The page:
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After Tiger King, Netflix seeks $1 billion loan to make more original content

Talk about essential work

Netflix clearly doesn’t want the coronavirus (COVID-19) pandemic to get between you and your stories: The streaming giant plans to raise around $1 billion in debt to fund new content, Reuters reports.

The Los Gatos-based streaming monster reportedly said it would use the money to finance original content and make acquisitions where necessary. The outlet noted Netflix currently owes around $15 billion.

[Read: How to avoid accidental skips with Netflix’s new ‘screen lock’ feature]

The move comes in hot on the trails of Netflix‘s quarterly earnings published on Tuesday, in which the company reported 15.77 million new paid subscribers had swelled its viewing base to 182.8 million, exceeding its previous projection of 7 million.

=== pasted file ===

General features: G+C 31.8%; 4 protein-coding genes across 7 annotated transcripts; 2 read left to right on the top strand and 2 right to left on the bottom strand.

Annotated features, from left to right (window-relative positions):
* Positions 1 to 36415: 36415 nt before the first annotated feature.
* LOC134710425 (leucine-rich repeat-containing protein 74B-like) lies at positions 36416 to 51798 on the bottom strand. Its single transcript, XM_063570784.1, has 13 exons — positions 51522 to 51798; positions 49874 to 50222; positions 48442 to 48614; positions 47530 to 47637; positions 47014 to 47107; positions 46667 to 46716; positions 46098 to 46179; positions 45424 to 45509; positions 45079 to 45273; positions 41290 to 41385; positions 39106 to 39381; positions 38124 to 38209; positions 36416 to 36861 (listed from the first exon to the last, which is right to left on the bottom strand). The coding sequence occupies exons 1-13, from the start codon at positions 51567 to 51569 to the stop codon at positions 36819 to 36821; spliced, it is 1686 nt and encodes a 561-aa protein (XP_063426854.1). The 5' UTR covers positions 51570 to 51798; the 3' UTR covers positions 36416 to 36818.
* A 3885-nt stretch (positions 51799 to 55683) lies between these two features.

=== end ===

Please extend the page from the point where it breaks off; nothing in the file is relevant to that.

Impressive subscriber growth aside, earnings were generally in line with expectations; Netflix generated $5.77 billion in revenue in the first quarter of 2020, up slightly from $5.47 billion in the quarter previous.

Netflix, like Hollywood, isn’t filming anything

This billion-dollar cash grab comes while production continues to be suspended across major studios, including Netflix‘s. Even movies that are finished are stuck in limbo, with no cinemas open to screen them.

Unrestrained by the need for theatres, Netflix has captivated a growing audience with its original content, albeit propelled by COVID-19 lockdown measures set in place around the world.

Its documentary/reality show Tiger King went viral and pulled in 64 million accounts, and the dating “experiment” Love is Blind was wildly popular in its own right with 30 million.

Perhaps the biggest surprise is that 85 million accounts watched the Marky Mark-led action flick Spenser Confidential, another Netflix original, and its best performing by far.

If you’re already done with all that, the shows funded by Netflix‘s latest billion-dollar loan unfortunately won’t materialise for a while.

But die-hard Netflix fans shouldn’t fret. Most of its content that you’ll see over the next two years has already been filmed, and the company says it has 200 projects in post-production.

That’s work that can totally be done remotely, so there’s no need to resort to something boring like reading books or installing TikTok just yet.

Published April 22, 2020 — 16:25 UTC